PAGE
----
Tobacco whistleblower testifies in $280bn lawsuit

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The Independent Online

"I told the truth," Russell Crowe's tobacco industry whistleblower tells Al Pacino's investigative journalist in the Oscar-nominated film The Insider.

"I told the truth," Russell Crowe's tobacco industry whistleblower tells Al Pacino's investigative journalist in the Oscar-nominated film The Insider.

It tells the story of the real-life whistleblower Dr Jeffrey Wigand, a scientist who risked his life to expose the deadly secrets that tobacco companies tried to hide.

Dr Wigand will swear to tell the truth again today, when he takes the stand in Washington to testify against the tobacco industry in its biggest legal challenge yet.

Six companies are in the dock fighting a $280bn claim from the US government, which alleges that the industry deceived the public on the health risks of smoking for more than 50 years.

When Dr Wigand, a former head of research and development at Brown & Williamson, told the US media in 1996 that cigarettes were the "delivery device for nicotine", the tobacco industry was hit by the biggest public health lawsuit to date.

He himself faced lawsuits and death threats. However he was persuaded by Lowell Bergman - the journalist played by Al Pacino - to reveal in a television interview that tobacco companies knew nicotine was addictive, that carcinogenic material was knowingly added to cigarettes, and that company executives suppressed and altered research exploring the dangers of cigarettes.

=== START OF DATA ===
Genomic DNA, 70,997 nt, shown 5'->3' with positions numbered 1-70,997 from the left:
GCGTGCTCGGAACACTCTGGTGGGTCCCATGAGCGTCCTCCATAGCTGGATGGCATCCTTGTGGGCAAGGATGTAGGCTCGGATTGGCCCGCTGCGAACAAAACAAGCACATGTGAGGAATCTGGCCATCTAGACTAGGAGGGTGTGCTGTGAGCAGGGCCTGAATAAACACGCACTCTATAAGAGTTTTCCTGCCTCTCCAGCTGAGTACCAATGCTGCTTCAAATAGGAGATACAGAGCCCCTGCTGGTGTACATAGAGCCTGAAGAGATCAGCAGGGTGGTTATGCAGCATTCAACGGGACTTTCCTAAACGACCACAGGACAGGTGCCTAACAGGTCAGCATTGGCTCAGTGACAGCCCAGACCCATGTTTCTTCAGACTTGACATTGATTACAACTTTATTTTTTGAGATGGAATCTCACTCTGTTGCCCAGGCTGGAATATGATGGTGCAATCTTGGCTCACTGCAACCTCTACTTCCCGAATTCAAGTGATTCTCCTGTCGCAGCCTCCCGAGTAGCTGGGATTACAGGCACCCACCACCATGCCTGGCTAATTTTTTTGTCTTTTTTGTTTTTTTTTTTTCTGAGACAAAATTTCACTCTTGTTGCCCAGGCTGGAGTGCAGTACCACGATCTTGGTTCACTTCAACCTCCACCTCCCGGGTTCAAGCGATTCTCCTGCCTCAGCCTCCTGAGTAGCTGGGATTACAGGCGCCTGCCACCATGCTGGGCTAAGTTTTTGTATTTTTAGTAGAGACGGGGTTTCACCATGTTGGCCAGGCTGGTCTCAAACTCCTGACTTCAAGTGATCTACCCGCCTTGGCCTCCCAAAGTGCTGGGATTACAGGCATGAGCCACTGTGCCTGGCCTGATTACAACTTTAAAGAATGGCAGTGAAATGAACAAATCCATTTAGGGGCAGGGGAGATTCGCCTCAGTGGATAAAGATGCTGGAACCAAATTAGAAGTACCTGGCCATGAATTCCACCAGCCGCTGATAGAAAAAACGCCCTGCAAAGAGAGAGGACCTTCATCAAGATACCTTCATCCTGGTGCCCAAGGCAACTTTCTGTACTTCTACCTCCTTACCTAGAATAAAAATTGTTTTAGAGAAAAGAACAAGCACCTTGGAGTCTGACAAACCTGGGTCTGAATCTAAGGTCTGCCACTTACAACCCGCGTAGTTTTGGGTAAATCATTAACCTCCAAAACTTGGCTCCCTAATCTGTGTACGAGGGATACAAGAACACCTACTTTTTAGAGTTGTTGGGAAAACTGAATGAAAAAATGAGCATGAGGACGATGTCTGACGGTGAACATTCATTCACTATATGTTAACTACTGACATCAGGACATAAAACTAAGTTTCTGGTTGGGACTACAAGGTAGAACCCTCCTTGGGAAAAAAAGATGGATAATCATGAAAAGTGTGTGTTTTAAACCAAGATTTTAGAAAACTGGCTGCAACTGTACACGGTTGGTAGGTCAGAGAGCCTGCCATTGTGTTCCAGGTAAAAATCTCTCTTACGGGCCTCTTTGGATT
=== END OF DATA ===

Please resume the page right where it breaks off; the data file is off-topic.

In a court deposition, Dr Wigand told of how attempts to develop a "safer" cigarette by the company were axed, and minutes of meetings were doctored to protect the company.

"[The tobacco company executives] eliminated all reference to anything that could be discovered during any kind of liability action in reference to a safer cigarette," he said. "Statements were made that anything that alludes to a safer cigarette clearly indicates that other cigarettes are unsafe, and it would acknowledge that nicotine is addictive."

Dr Wigand's testimony eventually helped to bring about a $206bn settlement in 1998 between the tobacco industry and 46 US states for the costs of treating sick smokers.

Eight years on and four months into the Department of Justice's trial, Dr Wigand is being called on again to recall his time at Brown & Williamson, a former subsidiary of British American Tobacco (BAT), between 1989 and 1993.

It is the largest suit launched by the federal government, which is trying to prove that scientific research on nicotine was withheld, destroyed and ignored by a number of companies in a conspiracy dating back to 1954 designed to keep "profits above the public health".

The companies, Brown & Williamson, now part of RJ Reynolds, which is also named in the suit, Philip Morris, Lorillard, Liggett, and another subsidiary of BAT, have been accused of "fraud and deceit" on charges that were originally designed to fight the Mafia.

All companies strongly deny they wilfully misled the public over the health dangers of smoking.

The DoJ claims that a group of chief executives met at the Plaza Hotel in New York in January 1954 to agree a "long-term public relations campaign based on fraud and deception". It is claiming $280bn from the past and future profits of these companies on racketeering charges, making it the largest case of its kind in history.

Under these laws, designed to restrict companies that benefit from organised crime, the government can make a claim on the past profits made by the companies involved as a means of dissuading them from behaving wrongly in the future.

Earlier this month, the outgoing executive chairman of the former RJ Reynolds business refused to concede that cigarette smoking causes disease when he appeared as a witness in the trial. Andrew Schindler, a long-standing executive at Reynolds, defended the company's view that cigarettes "may contribute" to disease in "some individuals".

Dr Wigand is expected to take the stand for two days. Some 30 witnesses have already given evidence in the trial. It is expected to last for another two to three months.